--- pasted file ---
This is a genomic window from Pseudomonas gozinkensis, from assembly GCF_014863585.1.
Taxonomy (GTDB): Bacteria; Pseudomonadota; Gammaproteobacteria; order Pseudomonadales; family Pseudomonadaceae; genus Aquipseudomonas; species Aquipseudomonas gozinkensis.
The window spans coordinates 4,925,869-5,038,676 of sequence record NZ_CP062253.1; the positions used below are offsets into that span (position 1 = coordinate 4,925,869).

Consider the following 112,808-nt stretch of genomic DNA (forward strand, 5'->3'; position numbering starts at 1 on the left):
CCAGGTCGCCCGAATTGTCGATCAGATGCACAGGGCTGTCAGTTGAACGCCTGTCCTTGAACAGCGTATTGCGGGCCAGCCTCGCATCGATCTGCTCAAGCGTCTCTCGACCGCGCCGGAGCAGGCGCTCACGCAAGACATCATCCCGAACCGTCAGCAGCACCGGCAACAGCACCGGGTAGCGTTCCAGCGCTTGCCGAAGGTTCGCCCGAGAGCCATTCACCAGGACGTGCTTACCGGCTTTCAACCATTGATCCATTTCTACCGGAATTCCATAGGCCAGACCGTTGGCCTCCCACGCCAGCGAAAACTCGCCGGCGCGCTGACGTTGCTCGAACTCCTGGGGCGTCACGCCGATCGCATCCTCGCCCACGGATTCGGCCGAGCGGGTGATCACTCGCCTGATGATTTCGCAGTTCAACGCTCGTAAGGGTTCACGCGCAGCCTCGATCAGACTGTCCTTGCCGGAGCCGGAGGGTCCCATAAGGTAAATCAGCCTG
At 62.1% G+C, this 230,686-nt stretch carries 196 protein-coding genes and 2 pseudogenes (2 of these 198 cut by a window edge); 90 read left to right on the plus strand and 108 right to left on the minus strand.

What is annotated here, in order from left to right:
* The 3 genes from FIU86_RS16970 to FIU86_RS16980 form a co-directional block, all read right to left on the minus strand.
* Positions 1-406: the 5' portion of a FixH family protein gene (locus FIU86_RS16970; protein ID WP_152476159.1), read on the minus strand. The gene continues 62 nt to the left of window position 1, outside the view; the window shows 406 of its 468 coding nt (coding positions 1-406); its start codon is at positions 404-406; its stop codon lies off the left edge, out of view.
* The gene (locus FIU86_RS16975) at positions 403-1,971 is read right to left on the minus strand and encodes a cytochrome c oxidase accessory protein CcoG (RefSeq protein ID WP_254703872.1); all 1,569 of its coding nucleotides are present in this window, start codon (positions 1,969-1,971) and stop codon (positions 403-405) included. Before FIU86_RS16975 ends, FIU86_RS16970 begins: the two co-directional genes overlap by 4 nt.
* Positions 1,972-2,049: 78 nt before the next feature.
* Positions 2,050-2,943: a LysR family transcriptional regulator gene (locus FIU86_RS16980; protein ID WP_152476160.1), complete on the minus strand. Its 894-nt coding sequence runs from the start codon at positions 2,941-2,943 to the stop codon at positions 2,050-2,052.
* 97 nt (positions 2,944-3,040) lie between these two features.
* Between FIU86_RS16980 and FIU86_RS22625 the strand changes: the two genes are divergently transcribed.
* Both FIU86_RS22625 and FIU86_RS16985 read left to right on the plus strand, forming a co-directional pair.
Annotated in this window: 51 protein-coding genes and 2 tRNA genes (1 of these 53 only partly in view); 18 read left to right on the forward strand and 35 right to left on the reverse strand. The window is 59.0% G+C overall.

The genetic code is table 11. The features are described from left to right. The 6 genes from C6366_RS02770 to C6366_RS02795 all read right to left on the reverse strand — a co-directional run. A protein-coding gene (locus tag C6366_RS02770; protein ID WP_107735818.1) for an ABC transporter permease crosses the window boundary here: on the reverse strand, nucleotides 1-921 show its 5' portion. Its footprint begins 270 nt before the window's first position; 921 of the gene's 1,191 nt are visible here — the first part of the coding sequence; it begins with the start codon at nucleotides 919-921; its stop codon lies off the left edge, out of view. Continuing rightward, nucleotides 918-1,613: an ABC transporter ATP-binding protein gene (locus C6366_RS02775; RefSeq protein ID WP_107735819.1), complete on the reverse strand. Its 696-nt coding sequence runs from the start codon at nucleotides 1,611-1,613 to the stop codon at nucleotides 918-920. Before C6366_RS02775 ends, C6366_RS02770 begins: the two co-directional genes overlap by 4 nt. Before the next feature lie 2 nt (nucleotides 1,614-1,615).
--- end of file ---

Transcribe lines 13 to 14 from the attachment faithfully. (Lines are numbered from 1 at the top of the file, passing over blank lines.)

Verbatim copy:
* 97 nt (positions 2,944-3,040) lie between these two features.
* Between FIU86_RS16980 and FIU86_RS22625 the strand changes: the two genes are divergently transcribed.